By Adam White, dramaturg
What were the acts of legislation King Henry VIII championed that Thomas More opposed? What were the laws Thomas More stood up against, the laws that ultimate led to his execution?
While A Man for All Seasons mostly references the Act of Supremacy of 1534, there were actually two more acts that were passed in England that play an important role in the story of Thomas More and King Henry VIII: the Submission of the Clergy Act of 1533 and the Act of Succession of 1534 (also known as ‘The First Act of Succession’). Understanding all three acts clarifies what King Henry VIII was changing in England and what Thomas More opposed; both historical figures are illuminated in these documents.
Let’s take a brief look at each:
Submission of the Clergy Act of 1533
This act went into effect shortly after King Henry VIII was excommunicated from the Catholic Church. Because of this law, the clergy could not meet in convocation without the King’s permission, nor could they create constitutions or propose canon changes with the King’s approval. All existing canon had to be approved by a royal committee as well. While the Church of England had already begun to separate itself from the Catholic Church, this act approved by both church and state widened the gap between the two institutions. Much of the original act has been changed or repealed since 1533, but you can see the text for the Submission of the Clergy Act of 1533 here: http://www.legislation.gov.uk/aep/Hen8/25/19
The Act of Succession of 1534
This act was the last in the flurry of legislation passed at the beginning of 1534. This was the law that declared King Henry VIII’s marriage with Catherine of Aragon invalid and his marriage with Anne Boleyn official. This also meant that King Henry VIII and Catherine of Aragon’s children were declared bastards, and that any offspring King Henry VIII and Anne Boleyn had would be England’s true royal line. Read the text of this act at http://www.luminarium.org/encyclopedia/firstactofsuccession.htm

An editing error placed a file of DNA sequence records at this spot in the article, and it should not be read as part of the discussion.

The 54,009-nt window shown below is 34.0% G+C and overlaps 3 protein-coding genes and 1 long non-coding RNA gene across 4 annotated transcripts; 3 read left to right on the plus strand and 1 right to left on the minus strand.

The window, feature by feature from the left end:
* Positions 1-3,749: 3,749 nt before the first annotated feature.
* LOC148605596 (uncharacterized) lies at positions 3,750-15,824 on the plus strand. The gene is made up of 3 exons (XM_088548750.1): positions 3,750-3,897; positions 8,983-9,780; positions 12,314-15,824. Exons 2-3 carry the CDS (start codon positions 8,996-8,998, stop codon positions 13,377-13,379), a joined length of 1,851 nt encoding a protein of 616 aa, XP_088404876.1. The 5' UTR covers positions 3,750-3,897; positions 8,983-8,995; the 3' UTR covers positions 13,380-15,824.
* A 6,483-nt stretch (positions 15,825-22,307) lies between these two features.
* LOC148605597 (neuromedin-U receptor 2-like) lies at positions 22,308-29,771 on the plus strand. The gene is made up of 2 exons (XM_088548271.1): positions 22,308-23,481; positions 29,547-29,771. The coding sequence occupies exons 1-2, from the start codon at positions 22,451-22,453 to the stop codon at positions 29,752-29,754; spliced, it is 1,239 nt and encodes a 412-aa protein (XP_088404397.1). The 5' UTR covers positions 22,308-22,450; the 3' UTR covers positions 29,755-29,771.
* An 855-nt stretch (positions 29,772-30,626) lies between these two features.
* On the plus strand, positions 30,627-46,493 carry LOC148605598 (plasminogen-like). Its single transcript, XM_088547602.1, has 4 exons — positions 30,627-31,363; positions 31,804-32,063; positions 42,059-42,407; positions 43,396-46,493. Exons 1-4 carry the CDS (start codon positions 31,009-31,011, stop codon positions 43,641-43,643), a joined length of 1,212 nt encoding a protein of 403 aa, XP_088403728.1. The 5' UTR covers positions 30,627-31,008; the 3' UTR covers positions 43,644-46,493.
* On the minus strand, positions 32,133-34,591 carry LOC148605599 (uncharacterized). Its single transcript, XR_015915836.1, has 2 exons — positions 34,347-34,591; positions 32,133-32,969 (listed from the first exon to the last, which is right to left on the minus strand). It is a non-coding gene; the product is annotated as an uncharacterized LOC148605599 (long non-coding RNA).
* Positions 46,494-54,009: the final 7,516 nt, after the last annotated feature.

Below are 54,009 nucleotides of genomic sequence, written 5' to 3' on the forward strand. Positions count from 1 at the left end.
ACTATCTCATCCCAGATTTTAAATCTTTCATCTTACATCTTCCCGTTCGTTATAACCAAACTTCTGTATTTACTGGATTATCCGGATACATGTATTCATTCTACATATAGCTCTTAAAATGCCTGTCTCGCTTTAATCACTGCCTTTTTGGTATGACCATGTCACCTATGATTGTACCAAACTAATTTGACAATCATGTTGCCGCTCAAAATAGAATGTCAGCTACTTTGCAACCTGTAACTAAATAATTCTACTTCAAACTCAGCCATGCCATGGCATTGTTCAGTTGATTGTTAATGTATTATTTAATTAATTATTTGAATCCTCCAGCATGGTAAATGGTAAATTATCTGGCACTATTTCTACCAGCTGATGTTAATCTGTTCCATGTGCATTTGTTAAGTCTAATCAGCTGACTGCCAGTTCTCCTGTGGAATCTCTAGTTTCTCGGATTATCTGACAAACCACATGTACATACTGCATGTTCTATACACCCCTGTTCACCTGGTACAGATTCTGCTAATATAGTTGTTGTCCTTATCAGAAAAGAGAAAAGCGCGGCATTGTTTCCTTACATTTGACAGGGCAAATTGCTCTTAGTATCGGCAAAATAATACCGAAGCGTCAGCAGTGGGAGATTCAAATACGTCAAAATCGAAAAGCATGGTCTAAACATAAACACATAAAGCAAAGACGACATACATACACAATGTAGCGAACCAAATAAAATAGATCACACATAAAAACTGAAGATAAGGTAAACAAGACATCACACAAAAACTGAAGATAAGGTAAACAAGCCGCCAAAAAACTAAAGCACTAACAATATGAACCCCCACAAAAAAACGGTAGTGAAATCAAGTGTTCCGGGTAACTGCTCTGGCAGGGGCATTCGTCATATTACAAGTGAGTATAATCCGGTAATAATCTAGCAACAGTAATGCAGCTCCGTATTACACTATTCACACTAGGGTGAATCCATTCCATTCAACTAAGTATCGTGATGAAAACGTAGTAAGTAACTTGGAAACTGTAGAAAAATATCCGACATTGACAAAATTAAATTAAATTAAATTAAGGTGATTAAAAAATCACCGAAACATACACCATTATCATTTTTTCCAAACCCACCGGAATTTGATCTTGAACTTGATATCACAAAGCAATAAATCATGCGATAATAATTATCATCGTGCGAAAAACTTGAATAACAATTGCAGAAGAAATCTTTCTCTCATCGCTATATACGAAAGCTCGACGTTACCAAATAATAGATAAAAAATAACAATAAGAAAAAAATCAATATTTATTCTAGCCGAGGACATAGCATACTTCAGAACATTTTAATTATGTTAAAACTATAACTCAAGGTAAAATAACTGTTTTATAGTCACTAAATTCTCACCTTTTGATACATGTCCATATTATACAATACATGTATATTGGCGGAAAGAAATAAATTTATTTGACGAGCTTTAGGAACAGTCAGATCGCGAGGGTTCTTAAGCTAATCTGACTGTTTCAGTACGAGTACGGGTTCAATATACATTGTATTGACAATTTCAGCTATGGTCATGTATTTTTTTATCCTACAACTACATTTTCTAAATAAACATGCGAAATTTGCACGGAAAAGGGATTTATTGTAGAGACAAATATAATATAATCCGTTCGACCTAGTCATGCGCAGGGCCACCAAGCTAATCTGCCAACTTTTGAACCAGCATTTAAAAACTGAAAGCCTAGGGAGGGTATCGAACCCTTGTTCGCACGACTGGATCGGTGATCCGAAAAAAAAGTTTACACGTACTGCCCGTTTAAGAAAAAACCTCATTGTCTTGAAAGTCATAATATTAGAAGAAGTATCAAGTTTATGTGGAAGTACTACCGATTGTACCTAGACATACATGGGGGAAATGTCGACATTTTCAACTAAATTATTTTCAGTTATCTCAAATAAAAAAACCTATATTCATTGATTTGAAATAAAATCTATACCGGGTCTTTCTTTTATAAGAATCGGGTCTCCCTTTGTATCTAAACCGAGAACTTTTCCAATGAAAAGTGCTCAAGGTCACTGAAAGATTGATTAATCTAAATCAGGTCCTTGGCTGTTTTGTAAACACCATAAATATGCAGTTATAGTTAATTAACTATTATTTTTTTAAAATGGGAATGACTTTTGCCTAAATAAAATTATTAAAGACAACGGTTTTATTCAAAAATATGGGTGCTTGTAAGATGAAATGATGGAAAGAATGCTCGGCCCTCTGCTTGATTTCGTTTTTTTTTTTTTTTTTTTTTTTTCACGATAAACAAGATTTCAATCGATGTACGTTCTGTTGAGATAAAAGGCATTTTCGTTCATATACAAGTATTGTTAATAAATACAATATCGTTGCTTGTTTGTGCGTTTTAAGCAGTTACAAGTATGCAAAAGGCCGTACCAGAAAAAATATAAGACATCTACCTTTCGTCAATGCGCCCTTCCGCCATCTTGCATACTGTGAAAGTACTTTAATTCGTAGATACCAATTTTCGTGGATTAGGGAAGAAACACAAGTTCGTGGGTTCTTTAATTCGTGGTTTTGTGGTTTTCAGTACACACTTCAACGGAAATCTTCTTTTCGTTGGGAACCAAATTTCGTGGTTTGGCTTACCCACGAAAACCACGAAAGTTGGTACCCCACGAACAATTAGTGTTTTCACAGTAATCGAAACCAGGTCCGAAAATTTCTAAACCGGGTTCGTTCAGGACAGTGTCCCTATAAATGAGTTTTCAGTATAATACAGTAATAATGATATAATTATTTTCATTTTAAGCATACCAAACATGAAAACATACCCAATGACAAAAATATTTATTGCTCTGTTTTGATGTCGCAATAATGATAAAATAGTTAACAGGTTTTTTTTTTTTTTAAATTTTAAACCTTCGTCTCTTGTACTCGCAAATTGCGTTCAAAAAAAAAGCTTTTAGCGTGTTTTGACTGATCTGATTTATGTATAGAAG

The Act of Supremacy of 1534
This would be the first in a couple of Acts of Supremacy in English history. This act named King Henry VIII ‘the only supreme head of the Church of England called Anglican Ecclesia.’ This was also the act that required all the citizens of England swear an oath that Anne Boleyn was King Henry VIII’s true wife. Read the text for the First Act of Supremacy here: http://www.britainexpress.com/History/tudor/supremacy-henry-text.htm
It is readily apparent after a brief scan of these text what it was that Thomas More disagreed with. His loyalty to the Catholic Church made it impossible for him to approve of this rapid and radical change, the English Reformation.
King Henry VIII’s perspective is perhaps a bit more difficult to discern. He certainly achieved his goals of gaining control of the Church of England, severing the Church from the Catholic Church, and declaring his marriage to Anne Boleyn valid, but what were his personal convictions? How did he come to believe in this change? Was it simply because he desired a male heir and wanted a new wife, or was there deep spiritual belief that guided his actions?
These are questions to approach in another post, I think. It is fascinating to think that much of the Protestant movement we owe to men like King Henry VIII and reformers like Martin Luther, and yet Thomas More (to whom we also much) saw these men as threats to Christianity.
Truly, diving into history reveals the nuances in our relationships with many icons and institutions around us that we may take for granted.
“The First Act of Succession, 1534. Full Text.” The First Act of Succession, 1534. Full Text. Luminarium Project, n.d. Web. 28 Jan. 2014.
“Henry VIII.” The Official Website of The British Monarchy. The Royal Household, 2008. Web. 02 Oct. 2013.
“Henry VIII ‘s Act of Supremacy (1534) – Original Text.” The Act of Supremacy (1534) Original Text. N.p., n.d. Web. 15 Jan. 2014.
“Saint John Fisher (English Priest).” Encyclopedia Britannica Online. Encyclopedia Britannica, n.d. Web. 28 Jan. 2014.
“Submission of the Clergy.” Wikipedia. Wikimedia Foundation, 28 Nov. 2013. Web. 28 Jan. 2014.
“Submission of the Clergy Act 1533.” Submission of the Clergy Act 1533. The National Archives (UK), n.d. Web. 28 Jan. 2014.